Order. I think the hon. Member said he was going to make a very narrow speech. It seems to me to be a remarkably wide one so far.

Mr. Brown

I was just coming to the relevant part. Part II of the order is a useful contribution which affects all employees. I wish there had been more provisions like this in Northern Ireland in the past. In this spirit I commend the order to the House.

Although the Minister has said that the order is made with the approval of and after consultation with both employers and employees, I hope that he will seek the good offices of the trade union movement in the North to publicise the order and to draw it to the attention of the trade union movement in the South who perhaps might be helped to initiate similar legislation.

With those few brief remarks I give the order my full support.

10.25 p.m.

Rev. Ian Paisley (Antrim, North)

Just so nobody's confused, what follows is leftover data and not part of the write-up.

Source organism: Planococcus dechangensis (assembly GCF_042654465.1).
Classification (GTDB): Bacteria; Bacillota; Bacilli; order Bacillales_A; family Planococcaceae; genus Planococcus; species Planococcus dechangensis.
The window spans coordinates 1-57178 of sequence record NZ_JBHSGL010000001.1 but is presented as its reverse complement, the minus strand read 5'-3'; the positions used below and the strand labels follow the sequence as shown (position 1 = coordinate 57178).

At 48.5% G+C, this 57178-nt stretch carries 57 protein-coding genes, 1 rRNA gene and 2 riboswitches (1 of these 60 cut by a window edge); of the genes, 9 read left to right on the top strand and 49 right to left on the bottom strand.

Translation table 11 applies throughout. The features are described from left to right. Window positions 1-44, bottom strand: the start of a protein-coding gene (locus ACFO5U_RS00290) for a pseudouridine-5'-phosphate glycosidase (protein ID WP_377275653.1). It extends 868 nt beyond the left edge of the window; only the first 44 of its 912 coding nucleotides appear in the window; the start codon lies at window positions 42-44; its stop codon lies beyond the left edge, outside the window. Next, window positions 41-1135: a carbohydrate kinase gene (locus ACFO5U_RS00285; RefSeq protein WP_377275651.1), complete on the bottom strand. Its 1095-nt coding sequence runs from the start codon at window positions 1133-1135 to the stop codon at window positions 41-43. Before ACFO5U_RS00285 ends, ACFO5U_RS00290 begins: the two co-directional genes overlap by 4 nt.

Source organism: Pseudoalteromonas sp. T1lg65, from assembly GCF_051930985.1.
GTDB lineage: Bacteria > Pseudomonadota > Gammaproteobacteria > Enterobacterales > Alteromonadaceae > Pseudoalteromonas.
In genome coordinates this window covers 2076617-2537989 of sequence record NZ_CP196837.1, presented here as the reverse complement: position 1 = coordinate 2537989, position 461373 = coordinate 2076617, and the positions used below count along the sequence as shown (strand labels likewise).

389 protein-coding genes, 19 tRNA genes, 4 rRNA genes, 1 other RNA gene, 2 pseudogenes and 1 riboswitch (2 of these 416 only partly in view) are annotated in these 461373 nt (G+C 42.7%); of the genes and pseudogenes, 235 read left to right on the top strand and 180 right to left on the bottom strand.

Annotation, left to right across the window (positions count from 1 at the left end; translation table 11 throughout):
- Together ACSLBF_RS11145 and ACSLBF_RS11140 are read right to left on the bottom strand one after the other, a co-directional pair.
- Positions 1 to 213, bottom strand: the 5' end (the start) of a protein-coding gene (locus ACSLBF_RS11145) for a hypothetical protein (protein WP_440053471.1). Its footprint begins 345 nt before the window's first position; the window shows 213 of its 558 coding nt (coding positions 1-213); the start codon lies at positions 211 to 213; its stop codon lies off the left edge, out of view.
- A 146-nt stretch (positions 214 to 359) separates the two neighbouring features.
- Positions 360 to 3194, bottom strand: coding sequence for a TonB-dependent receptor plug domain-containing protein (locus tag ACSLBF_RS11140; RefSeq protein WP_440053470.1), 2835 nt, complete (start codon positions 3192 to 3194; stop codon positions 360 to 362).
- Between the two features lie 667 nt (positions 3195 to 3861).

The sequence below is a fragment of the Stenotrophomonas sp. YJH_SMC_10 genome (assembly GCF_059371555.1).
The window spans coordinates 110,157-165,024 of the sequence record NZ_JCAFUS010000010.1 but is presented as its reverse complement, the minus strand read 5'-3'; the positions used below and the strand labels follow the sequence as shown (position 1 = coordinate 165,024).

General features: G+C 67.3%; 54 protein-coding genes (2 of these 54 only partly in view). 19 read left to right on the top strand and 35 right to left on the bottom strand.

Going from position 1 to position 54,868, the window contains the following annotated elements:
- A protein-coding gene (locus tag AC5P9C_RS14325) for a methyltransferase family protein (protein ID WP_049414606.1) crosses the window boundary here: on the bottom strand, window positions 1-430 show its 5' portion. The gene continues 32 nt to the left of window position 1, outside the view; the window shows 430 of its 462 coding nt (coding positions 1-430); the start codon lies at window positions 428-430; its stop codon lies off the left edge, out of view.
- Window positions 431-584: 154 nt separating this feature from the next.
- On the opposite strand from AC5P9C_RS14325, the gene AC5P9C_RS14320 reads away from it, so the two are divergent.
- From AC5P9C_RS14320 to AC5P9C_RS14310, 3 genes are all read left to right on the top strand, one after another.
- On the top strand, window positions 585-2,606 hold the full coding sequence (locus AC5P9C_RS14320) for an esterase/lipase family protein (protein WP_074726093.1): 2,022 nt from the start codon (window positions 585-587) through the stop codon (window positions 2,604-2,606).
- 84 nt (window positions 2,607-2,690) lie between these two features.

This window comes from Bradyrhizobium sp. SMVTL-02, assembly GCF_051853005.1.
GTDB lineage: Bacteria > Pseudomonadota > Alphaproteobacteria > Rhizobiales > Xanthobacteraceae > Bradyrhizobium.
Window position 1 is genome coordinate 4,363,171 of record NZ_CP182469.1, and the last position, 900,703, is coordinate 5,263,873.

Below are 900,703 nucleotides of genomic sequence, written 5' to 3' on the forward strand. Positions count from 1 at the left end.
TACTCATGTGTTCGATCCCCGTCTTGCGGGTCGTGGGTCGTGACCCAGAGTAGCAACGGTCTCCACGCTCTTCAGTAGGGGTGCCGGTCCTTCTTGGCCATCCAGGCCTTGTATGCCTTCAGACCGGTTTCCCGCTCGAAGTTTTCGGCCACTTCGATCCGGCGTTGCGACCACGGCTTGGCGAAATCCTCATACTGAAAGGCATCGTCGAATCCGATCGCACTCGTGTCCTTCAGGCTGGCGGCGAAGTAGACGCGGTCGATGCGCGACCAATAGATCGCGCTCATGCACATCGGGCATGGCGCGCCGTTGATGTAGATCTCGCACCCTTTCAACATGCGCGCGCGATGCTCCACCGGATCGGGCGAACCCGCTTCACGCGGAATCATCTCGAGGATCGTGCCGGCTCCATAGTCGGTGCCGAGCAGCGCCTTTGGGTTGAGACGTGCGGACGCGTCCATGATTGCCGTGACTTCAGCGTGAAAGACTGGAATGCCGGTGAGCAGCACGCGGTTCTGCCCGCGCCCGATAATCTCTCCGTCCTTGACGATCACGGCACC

I welcome the draft order but I should like to ask the Under-Secretary of State whether, when future legislation comes before the House that is applicable to Northern Ireland, it could be directly applied to Northern Ireland so that hon. Members representing Northern Ireland constituencies could take part in the debate on that legislation. I welcome the legislation, and anything that helps the working classes of Northern Ireland will always have my support.

10.26 p.m.

Mr. Stanley R. McMaster (Belfast, East)

I should like to clear up a couple of minor points arising from the draft order, which I welcome. The hon. Member for Glasgow, Provan (Mr. Hugh D. Brown) referred to the parallel legislation in Great Britain. Provision is made in that legislation for insurance companies which demand very high premiums or refuse to insure customers. In view of the civil disturbances in Northern Ireland, there is anxiety that this question is not adequately covered. Will procedure be provided to fill the gap which may arise? How are Northern Ireland employers to cover high premiums or the refusal to insure?

A minor point arising under paragraph 10 is the difference between the draft order and the original legislation. The original legislation enabled regulations to be made to differentiate between different cases or classes of cases, but there is no comparable provision in the order. Why has this provision been left out? Is such a power covered by the paragraph as it stands, or is the power thought to be unnecessary?